Three years into parenting and pregnant again, I became an accidental co-sleeper.

The whole business originated with the toddler bed last fall, which we eagerly swapped our crib for, compelled by vague ideas of having another child and by several months of wonky sleep interruptions after a move to a new apartment. Getting rid of the crib will solve everything, we thought!

Oh, hindsight.

Turned out, getting rid of the crib (or, to be more specific, turning the crib into a toddler bed) made for some very cute Instagram pictures of what felt like a magnified version of our child – he looked so big with no bars! – and the exact same amount of wonky sleep.

After a brief period of learning that he no longer needed to call to us but could instead silently pad into our bedroom in the dark in an adorable and terrifying way, that is exactly what he did. We tried all the things parents try: we made sticker charts for staying in bed; we calmly returned him to bed at 2 am; we lay in bed with him at 2 am; we even deprived him of water an hour before bedtime in the hopes that maybe his night waking was solely a result of a full bladder. Nothing “worked.”

I’ve read the message boards and tried to apply logic to all the nights our son has ended up in our bed, tracing it to the fact that he actually ate chickpeas at dinner (!!) or the way the bath went long or the fact that I again forgot to bring home his bird painting from school or, just once (and I am not proud to admit it), mercury being in retrograde. I’ve blamed myself for not being consistent enough, especially when friends whose children do not climb into their beds in the early hours of the morning look at me, alarm in their eyes, when I tell them mine does.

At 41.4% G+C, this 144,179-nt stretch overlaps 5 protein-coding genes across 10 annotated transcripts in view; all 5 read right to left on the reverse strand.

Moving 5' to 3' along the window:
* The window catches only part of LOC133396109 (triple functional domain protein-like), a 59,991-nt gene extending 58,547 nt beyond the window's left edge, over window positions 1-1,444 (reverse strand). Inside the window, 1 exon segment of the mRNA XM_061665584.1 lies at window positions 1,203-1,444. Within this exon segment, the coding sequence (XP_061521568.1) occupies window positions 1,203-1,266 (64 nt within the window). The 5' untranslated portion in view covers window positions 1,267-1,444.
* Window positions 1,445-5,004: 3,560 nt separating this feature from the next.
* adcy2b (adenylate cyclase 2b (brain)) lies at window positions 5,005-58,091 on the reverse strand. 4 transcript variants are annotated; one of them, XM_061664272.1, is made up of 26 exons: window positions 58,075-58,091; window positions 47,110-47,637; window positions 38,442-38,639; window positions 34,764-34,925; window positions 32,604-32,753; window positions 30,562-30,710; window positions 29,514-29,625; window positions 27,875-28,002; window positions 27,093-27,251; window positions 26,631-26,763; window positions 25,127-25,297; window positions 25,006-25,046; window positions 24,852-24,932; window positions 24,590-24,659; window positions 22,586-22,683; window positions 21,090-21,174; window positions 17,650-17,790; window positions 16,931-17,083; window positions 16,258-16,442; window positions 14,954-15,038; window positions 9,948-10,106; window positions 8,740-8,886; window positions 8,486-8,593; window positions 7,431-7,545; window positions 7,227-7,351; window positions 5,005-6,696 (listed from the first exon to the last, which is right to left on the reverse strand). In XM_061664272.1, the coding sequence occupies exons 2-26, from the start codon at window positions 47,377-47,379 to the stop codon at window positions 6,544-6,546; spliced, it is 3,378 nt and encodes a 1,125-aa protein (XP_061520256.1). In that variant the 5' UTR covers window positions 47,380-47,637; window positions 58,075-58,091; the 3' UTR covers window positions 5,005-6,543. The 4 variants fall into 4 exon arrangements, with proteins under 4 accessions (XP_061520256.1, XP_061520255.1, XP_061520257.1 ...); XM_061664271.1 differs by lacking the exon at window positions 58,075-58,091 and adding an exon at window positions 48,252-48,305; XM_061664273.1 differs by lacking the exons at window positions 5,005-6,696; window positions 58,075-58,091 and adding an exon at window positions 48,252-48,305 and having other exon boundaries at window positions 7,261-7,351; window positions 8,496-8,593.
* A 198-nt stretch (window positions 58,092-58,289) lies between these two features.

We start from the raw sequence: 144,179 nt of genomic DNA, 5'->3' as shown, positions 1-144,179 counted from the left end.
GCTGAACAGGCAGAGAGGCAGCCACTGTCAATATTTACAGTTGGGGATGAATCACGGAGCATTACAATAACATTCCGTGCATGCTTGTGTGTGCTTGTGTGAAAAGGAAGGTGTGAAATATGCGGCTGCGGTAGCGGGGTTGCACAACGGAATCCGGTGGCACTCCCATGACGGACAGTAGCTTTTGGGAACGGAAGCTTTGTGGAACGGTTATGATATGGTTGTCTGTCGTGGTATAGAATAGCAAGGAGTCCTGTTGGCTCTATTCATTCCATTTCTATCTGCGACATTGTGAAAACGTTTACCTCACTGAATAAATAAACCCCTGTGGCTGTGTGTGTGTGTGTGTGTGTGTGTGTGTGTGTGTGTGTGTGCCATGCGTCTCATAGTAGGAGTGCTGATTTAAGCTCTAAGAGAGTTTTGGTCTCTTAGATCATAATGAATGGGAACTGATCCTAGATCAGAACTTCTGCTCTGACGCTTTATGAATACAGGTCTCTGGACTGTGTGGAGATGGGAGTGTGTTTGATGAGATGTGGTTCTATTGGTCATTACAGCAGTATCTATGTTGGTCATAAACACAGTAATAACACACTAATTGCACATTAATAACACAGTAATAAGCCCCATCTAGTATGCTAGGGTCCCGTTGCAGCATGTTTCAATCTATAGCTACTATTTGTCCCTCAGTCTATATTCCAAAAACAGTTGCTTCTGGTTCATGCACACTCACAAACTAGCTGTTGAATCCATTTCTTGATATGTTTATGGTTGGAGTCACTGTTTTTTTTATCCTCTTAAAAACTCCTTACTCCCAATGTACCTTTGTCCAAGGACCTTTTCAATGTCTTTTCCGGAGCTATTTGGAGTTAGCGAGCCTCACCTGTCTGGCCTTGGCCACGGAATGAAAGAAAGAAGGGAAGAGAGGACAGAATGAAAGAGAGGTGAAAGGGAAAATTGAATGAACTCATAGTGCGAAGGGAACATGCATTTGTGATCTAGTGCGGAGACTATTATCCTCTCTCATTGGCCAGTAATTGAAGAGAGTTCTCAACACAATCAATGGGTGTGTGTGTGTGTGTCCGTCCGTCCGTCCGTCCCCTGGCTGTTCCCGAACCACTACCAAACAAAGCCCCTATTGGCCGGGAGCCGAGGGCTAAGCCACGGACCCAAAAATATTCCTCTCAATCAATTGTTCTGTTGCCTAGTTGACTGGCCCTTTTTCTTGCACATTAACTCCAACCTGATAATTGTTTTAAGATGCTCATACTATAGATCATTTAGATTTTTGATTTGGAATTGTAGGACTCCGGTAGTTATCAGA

But I eventually got too pregnant and, thus, too tired to fight. And I also remembered, of course, that there is a whole world of parents who co-sleep, not because it is forced upon them, but because they prefer it, as do their children! Parents I know, parents I don’t know, famous people, like Hilaria Baldwin, who posts beautiful pictures on Instagram of herself asleep next to one of her children, looking blissfully rested and immune to the kinds of anxiety I’ve cultivated in myself. I realized that for me – maybe not you, and certainly not everyone – it was time to swim with the current and stop finding ways to keep our son from coming into our bed. It has been an overwhelming relief.

After all, he’ll be sharing his room with a little somebody soon enough; and soon after that, we’ll be ordering the two of them bunk beds; and soonish after that, they’ll be slamming their bedroom door in our grown-up faces and, well, you see where I’m going with this.

I can’t say I’m not a little excited to know that there is, far in my future, eight uninterrupted hours of sleep. There are nights when, having been recently awakened by a three foot tall creature patting my face and vaulting his body up over mine into the middle of our not-large bed, I spend upwards of an hour staring silently into the wakeful abyss while my son and husband snore obliviously beside me. There are early mornings – I’m talking 4 am – when I am shuttled back to the first six months of my son’s life, to so many hours spent wondering if uninterrupted sleep might ever be mine again. And now, here I am, wondering the same thing.

But there are also mornings when, to my surprise, I open my eyes not only mildly rested but overwhelmingly endeared to the tiny human stretched perpendicular across our mattress, who will, by approximately 6:07 am, be awake and ready for me to be, too. If I have learned anything from being a parent so far, it is that girding yourself to the inevitability of change is the only way forward.

My right now is not so terrible. Lately, my son has been opening his eyes just after 6 a.m., wrapping his soft arms around my neck, pressing his forehead onto mine, and whispering, “Mommy, I love you so much. You are my best.” My best. I mean, goodness. Much like the messiness of our sleep routine right now, this phrase is perplexing and wonderful. And it’s what I have, so I’m taking it. Because there are worse ways to wake up.